Ultimate threat to trade

Shout out: too much protesting is bad for consumer spending and consequently trade. Credit: Matthew Lenard Shout out: too much protesting is bad for consumer spending and consequently trade. Credit: Matthew Lenard

COMMENT: We live in a new global reality where diplomacy is practiced via Twitter if we are to believe President Trump and the Lithuanian Prime Minister. This is, in my view, a very sad state of affairs with Twitter driving populism globally. Today, there is truth and alternative truth; in the old days it used to be just plain lies, writes Ben Hackett.

Protesters have taken to the streets in the US, the UK and Romania just to name a few countries. The bottom line here is that if you are out protesting you do not have time to shop and therefore consumption drops.  Perhaps another economist will volunteer to work out the correlation between the two.

The other danger to trade is the growing shift from multilateral trade agreements such as NAFTA , the Transatlantic negotiations and the Transpacific Pact. The EU with its 28 members was virtually unable to sign trade agreements. With Brexit, the UK is preparing for its future as an ex-member of the trading bloc and going full speed towards bilateral trade agreements with the US. This will have an impact on other countries, including those within the EU that do not want to be left behind.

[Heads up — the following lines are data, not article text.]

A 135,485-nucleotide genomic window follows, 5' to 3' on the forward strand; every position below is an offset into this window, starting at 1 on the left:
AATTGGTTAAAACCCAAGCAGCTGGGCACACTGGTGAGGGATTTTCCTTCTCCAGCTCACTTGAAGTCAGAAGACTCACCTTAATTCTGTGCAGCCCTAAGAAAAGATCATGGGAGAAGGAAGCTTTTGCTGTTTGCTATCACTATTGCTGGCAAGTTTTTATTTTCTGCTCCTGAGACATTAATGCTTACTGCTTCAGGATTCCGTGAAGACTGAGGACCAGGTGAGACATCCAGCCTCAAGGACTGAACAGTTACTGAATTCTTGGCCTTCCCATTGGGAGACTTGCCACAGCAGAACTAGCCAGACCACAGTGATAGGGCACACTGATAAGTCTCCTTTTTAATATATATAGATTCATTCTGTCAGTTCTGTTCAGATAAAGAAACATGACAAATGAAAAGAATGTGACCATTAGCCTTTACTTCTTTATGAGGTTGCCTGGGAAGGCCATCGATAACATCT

Alongside the Trumpist bilateralism we also see the rising spectre of tariff walls put in place as a punishment. It is non unimaginable that there will be tit-for-tat from US trading partners and the danger that this will spread to other countries can also not be discounted.

Unless common sense prevails there is a strong likelihood that world trade will suffer in this environment creating more years of financial pain for shipping lines of all ilk, whether it be containers, dry or liquid bulk. The repercussions will inevitably be felt by ports and they will need to decide whether they should invest in expansion for the future or just to wait and see. In times of uncertainty the latter is usually advisable.

Drawing the strands together, we should not expect global GDP to expand more rapidly this year than last. Instead, some contraction is more likely, with trade growth below global GDP growth for another year.  Financial losses in the shipping industry will also remain. In short, it is time to batten down the hatches once again.


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